Boy, what a night that turned out to be! On the way back, Keith played me his own demos. He had the volume up so loud, that I swear I couldn't even describe one track I heard. It was decibels, not music. I yelled to him, "nice noise, Keith." Anyway, Keith decided that the success of the day warranted a celebration, so he decided to take me to Morton's club for a drink. I told him okay, but just for a little while, I needed to get home. When we arrived at Morton's, we got out of Keith's limo, which was parked next to another limo, and he immediately jumped on the other limos bonnet, climbed on the roof, and just started jumping up and down on top of it. I got embarrassed as hell, and thought we were gonna be killed by the guy who owned it. Keith was yelling his head off, and I heard him yell, "I can do this to anybody else's motor, but nobody can do it to mine!" I guess he was calling in his aces for who he happened to be. He could get away with it because he was 'Keith Moon', and nobody would dare do to his car, what he's doing to somebody else's. I left him there, and quietly snuck into the club, as if I was alone. I didn't want to claim that I was with the guy who was destroying somebody's limo outside the club, in full view. I guess he got bored jumping on that car, so he came into the club. It was great! There was loads of musos there, having fun, screaming and yelling to get above the noise. It was terrific! I finally made it to the big time. I was partying with Keith Moon! We stayed a while, then I said I had to go. Keith said, "No you don't!ÊYou're coming home with me for a drink at my pad". So it looks like my night isn't over yet. We went back to his pad, and we were stinking drunk. His little Swedish girlfriend did her best to control us, but it was hopeless. They had brand new, white, deep plush carpets just put in their flat. Keith didn't care. The red wine came out, me and him were drinking it like water, and kept spilling it all over the white carpet. His girlfriend said, "Look what you're doing! You're ruining the carpet." Keith grunted back, "I don't give a s--t! Me and my mate Rabbit are having fun. Get some more wine out!". At that point, I could see that it was indeed time for me to leave. it must have been 3 in the morning. I managed to get the girlfriend to get me a taxi out of there. Finally, I'm on my own. Keith is at home, or maybe not. Who knows what he did after I left, but I was so drunk after hanging out with him, that for some insane reason I thought I would pull a fast one on the taxi driver. It must have been Moon influenced, after what I had just gone through. So as the taxi was turning right into Oxford street, I decided to get out of the car and run away without paying, just as a joke, a prank. My head was spinning so much that I thought the taxi had actually stopped, so I opened the door and started to step out. In fact the taxi was still moving, so my legs buckled under me when my feet touched the road, and I fell out of the taxi as it turned right. I went tumbling and rolling down Oxford Street, only to look up and see all the cars headlights coming towards me, brakes screeching, horns honking. I jumped up, and ran off and took refuge in the back of some late night restaurant, so not to be discovered by the taxi driver, who obviously saw me go in, as he gave chase. He wanted his money. A Copper came in with him, and said pay up or go to the police station. The restaurant owner was in shock. I paid up, and left the restaurant. The cop said to go home and stay out of trouble. It felt like I was a little kid, being told off for being mischievous. I felt very Keith Moon. I nearly got away with it, or did I? The only problem with the situation was that somehow I broke my hand. I thought it must have been in the fall, but having thought about it some more, I do remember the taxi driver grabbing hold of my wrist, and twisting it so hard, I felt and heard it snap. It was him, I know it was. He was mad as hell! So I woke up the next day, called Bill Curbishely and told him I couldn't be in the band after all cause I broke my hand. Bill asked me how it happened, and I told him I got drunk a fell out of a taxi. He said, "look Rabbit, we already have a Keith Moon, and we don't need or want another one. Maybe we better hold off and look somewhere else for a keyboard player. Why did you try to get out of a taxi, and what were you doing that would drive you to do such a thing?" I said to Bill, "I spent most of the night with Keith last night, after our audition, and we got plastered." Bill laughed, and said, "well that's a different story then. Everybody is entitled to one mistake, and you just made yours hanging out with Keith. Now you know better. Just let us know when your hand is healed, and you're still in the band." Nice one Bill, thanks. He has saved my life lot's of times since then. Then Keith died, and I guess the rest of the guys were determined to finish what we started, so we got another drummer in, Kenny Jones, and kept going. The rest is history. Before I met the guys from The Who, I was working in my own band, 'Crawler', with a couple of Texas mates, Tony Braunagel on drums, and Terry Wilson on bass, along with 2 British guys, Geoff Whitehorn on guitar and Terry Slesser on vocals. Plus, I was doing lots of session work as well. On one of these sessions, while I was doing an album with Joan Armatrading produced by Glen Johns, I met Pete. Glen was due to produce an album with Pete and Ronnie Lane, called 'Rough Mix', and I suppose as they were discussing which musos to hire, the situation of who was gonna fill the keyboard role came up. That's when Glen told Pete about me, and that I had been working with Glen on various albums he was producing, including Andy Fairweather-Lowe's 'Wide Eyed and Legless' single, and his albums 'La Booga Rooga', and 'Be-Bop n' Holla'. Glen invited Pete to come to the studio while we were working, so me and Pete could meet face to face. It was a great pleasure. The first time I met Pete, his hand was out-stretched, waiting for a big ole' Texas handshake'. He was very warm towards me. I think he twigged that I was the guy from the band 'Free', which I know he was into. So when we met, he sort of knew me already from my playing on the Free records. So, it was all set up for me to play keys on the 'Rough Mix' album. Great! In fact, when we did the album, it went so great, that I've been working for Pete ever since. That was in 1976.........anyway, to get back to Keith, as I said, I was working in Crawler, and we had an office in Soho. I used to go there for meetings, when all of a sudden, one time I went in sitting on the couch was Keith Moon, in the foyer of the office. As I past him, he said, "Howdy Rabbit". I must say now though, that I didn't know it was Keith, because I only knew Pete, and had never met any of the other guys, so I didn't recognize him. Can you believe that!? What planet have I been on!?! I went into my meeting with the Crawler guys. Our manager, 'Abe Hoch', said to me, "Rabbit, what's he doing out there?" I said, "Who, that guy sitting on the couch? I don't know. He just said hello to me. Who is he?" My manager said, "What!? That's Keith Moon, the drummer from the Who. What's he doing in our office?!" Again I said, "How the hell do I know? I don't even know who he is!?" We went on with our meeting, and when I came out to leave, Keith was no longer sitting there. He had left. For the next few weeks, when I came in for meetings, there he was again, sitting on the couch, and when I'd pass him, he'd say, "Howdy Rabbit", and when I'd come out, he'd be gone again. It completely confused everybody. Why was Keith Moon always in our office when I came in for meetings? Well, as time has now passed, I have my own theory about it. I think he was there checking me out. I think Pete must have mentioned to the other guys in The Who that he'd found a keyboard player that he liked to work with, and I think Keith put 2 and 2 together, and figured he'd better check me out. It must have intrigued him, there's a guy running around who calls himself, 'Rabbit'. What kind of name is that? He had to search me out, and discover for himself, what the guy with the stupid name is really like. Anyway, time moved on, I did my 'Crawler' bit, and Pete kept in touch, just talking, nothing in particular. One day I was working on Andy Fairweather's 'Wide Eyed and Legless' single, with Glen Johns, at The Who's 'Ramport Studios' in London. I noticed that Pete and The Who's manager, Bill Curbishley were also there, up in their offices, doing their 'Who' thing. When my session with Glen was over, and I was about to leave, Pete asked me to come upstairs for a word with him and Bill Curbishley, so I did. I went into their office at the studio, and Bill started the conversation. He said, "Rabbit, what are you doing at the moment". I said, "Well, I do a lot of sessions, and I'm in a band called, Crawler, and we make records and tour, supporting main acts in the USA." Then Bill said, "Well, would you consider leaving your band and joining the Who?" My first reaction was that I already had a band, and I'm the boss in that one, and I like being my own boss. Then it hit me! Hey, Rabbit, this is the Who you're talking to, not some second rate outfit. So I said to Bill and Pete, "When?" Bill said, "Now." I said, "Sorry guys, I can't. I got to finish my tour with Crawler, in the USA. What a drag. Thanks anyway". They nearly busted out laughing. Here was a guy who was gonna turn down joining The Who, just because he had a tour to finish. Bill said, "That's okay, if you want to, finish off you're tour, and when it's over, come and join us. We'll wait." So, I immediately said, "You're on!" I went and finished my Crawler tour, and came back to England, and have been with The Who ever since. That was in 1979. Now it's the year 2010, we still have Zak Starkey on drums, and it's brilliant!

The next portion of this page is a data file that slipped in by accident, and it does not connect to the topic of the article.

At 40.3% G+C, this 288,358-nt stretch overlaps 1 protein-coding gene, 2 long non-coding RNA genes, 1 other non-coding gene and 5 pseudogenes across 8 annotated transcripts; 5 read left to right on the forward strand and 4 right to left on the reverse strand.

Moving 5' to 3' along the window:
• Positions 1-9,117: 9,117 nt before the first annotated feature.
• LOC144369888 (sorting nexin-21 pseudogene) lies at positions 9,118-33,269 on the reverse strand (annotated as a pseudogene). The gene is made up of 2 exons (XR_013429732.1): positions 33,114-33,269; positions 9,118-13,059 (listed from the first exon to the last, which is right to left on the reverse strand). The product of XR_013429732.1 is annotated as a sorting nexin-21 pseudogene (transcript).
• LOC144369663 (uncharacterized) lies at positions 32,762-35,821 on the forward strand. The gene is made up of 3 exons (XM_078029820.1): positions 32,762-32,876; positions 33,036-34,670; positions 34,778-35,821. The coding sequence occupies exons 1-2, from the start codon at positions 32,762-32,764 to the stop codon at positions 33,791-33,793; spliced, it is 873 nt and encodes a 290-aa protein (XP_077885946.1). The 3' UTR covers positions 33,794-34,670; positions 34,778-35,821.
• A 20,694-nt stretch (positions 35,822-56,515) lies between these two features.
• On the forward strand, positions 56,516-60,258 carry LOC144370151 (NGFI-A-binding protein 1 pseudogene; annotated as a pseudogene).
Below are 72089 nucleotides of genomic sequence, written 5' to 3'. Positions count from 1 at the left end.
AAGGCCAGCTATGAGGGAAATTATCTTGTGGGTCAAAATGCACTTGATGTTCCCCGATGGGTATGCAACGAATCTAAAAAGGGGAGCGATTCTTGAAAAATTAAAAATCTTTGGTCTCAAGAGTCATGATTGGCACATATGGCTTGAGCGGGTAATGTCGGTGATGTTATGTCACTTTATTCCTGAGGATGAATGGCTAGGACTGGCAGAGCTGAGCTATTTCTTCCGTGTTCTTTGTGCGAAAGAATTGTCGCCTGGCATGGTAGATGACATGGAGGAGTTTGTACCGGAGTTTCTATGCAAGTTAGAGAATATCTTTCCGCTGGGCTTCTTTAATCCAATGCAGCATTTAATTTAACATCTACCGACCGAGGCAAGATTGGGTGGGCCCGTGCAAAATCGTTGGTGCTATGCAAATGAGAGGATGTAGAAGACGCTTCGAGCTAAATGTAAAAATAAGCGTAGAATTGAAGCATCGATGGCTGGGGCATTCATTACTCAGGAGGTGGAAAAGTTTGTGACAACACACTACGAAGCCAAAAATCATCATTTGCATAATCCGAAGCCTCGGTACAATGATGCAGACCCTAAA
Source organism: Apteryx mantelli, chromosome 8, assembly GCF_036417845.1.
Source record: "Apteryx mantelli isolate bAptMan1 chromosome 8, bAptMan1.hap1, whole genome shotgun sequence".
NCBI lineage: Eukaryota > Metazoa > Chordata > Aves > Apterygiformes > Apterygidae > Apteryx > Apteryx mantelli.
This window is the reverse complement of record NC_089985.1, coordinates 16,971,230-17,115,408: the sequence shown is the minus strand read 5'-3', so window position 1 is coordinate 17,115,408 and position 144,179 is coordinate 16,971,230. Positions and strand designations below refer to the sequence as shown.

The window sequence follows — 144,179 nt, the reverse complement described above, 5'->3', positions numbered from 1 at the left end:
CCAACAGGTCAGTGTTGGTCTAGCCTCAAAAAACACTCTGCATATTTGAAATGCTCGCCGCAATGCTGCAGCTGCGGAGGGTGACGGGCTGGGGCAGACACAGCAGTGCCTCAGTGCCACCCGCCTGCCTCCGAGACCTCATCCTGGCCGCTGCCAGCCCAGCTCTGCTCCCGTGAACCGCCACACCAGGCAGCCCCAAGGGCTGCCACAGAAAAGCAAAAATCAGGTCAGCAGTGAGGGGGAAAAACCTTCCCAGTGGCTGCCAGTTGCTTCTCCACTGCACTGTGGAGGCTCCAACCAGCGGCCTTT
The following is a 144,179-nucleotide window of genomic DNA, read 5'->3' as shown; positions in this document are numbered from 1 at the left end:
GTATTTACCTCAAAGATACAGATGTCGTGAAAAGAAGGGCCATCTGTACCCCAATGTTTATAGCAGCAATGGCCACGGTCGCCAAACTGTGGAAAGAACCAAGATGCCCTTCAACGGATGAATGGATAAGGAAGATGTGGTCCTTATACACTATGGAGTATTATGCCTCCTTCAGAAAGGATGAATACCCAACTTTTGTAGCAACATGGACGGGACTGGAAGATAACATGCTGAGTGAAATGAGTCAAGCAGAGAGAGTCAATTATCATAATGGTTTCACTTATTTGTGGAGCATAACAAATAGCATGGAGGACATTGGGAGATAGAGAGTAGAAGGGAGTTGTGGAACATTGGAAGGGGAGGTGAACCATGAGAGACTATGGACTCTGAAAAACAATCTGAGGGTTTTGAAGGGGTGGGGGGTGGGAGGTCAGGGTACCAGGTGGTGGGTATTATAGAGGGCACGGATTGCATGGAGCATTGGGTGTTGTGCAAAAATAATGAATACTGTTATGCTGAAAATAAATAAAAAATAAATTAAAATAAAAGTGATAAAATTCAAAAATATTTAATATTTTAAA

SWW: What does your touring rig consist of?